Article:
A bright and zesty arugula pesto potato salad! This is spring in a bowl – crispy roasted potatoes, caramelized spring onions, radishes, arugula, and a vibrant arugula & basil pesto to toss everything in. It’s simple, seasonal, and you truly cannot beat the flavor of the nutty, lemony pesto.
arugula pesto potato salad – the details
The best part of this arugula pesto potato salad is how simple it comes together, yet how much flavor is packed in because of the pesto.
Instead of a regular cold, boiled potato salad, you’ll roast the potatoes until they’re golden and crisp with some spring onions. A generous amount of olive oil, salt, and freshly cracked pepper is all you need to season them up and create extremely flavorful potatoes.
I like to cool them for 10 minutes or so and toss the salad when they’re warm or at room temperature. I found that I didn’t love the potato salad after it sat in the fridge. So I’d say if you’re looking to make this ahead of time, prep the pesto and have all of the ingredients ready, and then throw the potatoes in at the last minute. Toss everything together right before serving.
The star of this potato salad is the arugula pesto. It’s got plenty of basil in there, too, but the arugula gives it a nice peppery bite. I like to add a little honey to complement it, plus chives for an onion bite, your classic garlic + pine nuts + pecorino (you can use parmesan as well), lemon zest, and lemon juice.
It’s bright, zippy, herby, and seriously just SO good. Instead of blending the olive oil with the rest of the ingredients, I pulsed everything up in the food processor and then stirred the olive oil in at the end…kind of like making chimichurri. This leaves more texture in the pesto which is so delicious in the potato salad.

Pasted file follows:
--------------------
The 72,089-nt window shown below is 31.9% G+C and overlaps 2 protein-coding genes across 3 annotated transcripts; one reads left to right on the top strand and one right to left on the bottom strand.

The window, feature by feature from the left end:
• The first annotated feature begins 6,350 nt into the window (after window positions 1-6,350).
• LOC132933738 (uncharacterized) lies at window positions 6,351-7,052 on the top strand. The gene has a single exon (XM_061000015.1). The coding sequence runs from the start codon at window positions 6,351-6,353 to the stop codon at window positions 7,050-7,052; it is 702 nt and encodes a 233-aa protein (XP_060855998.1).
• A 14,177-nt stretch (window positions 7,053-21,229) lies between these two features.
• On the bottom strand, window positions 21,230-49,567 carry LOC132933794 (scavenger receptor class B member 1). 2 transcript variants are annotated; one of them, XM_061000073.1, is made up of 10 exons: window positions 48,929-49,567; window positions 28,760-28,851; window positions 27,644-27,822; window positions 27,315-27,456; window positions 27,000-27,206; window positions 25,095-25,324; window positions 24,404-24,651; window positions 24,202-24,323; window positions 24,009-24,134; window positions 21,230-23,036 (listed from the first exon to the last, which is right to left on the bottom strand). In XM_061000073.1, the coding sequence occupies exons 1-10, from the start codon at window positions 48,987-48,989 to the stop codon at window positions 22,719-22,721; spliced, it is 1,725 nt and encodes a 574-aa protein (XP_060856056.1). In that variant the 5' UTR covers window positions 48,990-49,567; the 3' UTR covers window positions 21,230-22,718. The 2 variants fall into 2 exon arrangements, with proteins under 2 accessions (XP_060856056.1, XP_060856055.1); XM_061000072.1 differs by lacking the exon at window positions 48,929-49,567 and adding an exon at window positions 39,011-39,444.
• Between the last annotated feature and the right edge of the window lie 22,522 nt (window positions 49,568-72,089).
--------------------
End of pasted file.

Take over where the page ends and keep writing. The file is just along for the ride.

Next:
Add this on to any spring meal (we’ll definitely be making it for Easter) as a delicious side dish that everyone will love. I even like to make it for an easy weeknight dinner with some roast chicken or steak alongside!
If you’re looking for more spring side dishes, here are a few favorites:
Blistered Snap Peas with Burrata & Breadcrumbs
Roasted Spring Vegetables with Tarragon Mustard Vinaigrette
Spring Pea Risotto
Arugula Pesto Potato Salad
roasted potato salad with spring onions and radishes, tossed in a basil arugula pesto
- 2 lbs “pee wee” potatoes, halved*
- olive oil
- kosher salt
- freshly cracked black pepper
- 3 red spring onions, thinly sliced*
- 2 cups packed arugula
- 6 radishes, thinly shaved on a mandolin
for the arugula pesto…
- 2 cups packed arugula
- 1 cup packed basil leaves
- 1 small handful chives
- 2 garlic cloves, chopped
- ⅓ cup toasted pine nuts
- ⅓ cup grated pecorino romano cheese
- ½ tsp lemon zest
- 2 tbsp lemon juice
- 1 tbsp honey
- ¾ cup extra virgin olive oil
- Preheat the oven to 425°F. Add the potatoes to a half sheet pan. Drizzle generously with olive oil and season with salt and pepper. Toss to coat. Spread the potatoes into one even layer, cut-side down. Roast for 15 minutes.
- Arrange the slices of spring onion (the red/white bulb section only) over the potatoes. Continue to roast for 25 more minutes, or until the potatoes are golden brown and tender. Let cool on the sheet pan for 10 minutes before tossing the salad.
- Add the arugula, radishes, and the remaining green spring onion stems to a large salad bowl.
- For the pesto, combine the arugula, basil, chives, garlic, pine nuts, pecorino romano cheese, lemon zest, lemon juice, and honey in a food processor. Pulse until finely chopped. Transfer this mixture to a bowl. Stir in the olive oil. Season with salt and black pepper to taste.
- Add the potatoes and onions to the salad bowl. Add enough pesto to your liking, tossing to combine, and reserve any extra for another use.
- Serve the potato salad warm or at room temperature, with more black pepper over top.
*Potatoes: If you can’t find pee wee potatoes, you can use fingerling potatoes cut in half. Follow the same process, but depending on the thickness of the potatoes, the roast time may vary.
*Red Spring Onions: This variety of spring onion (shown in photos) is seasonal and sometimes hard to find. The red bulb portion of the onion is typically larger than that of a standard green onion. If you can’t find them, use a thinly sliced shallot for step 2 (over the potatoes) and two sliced green onions for step 3 (in the salad).
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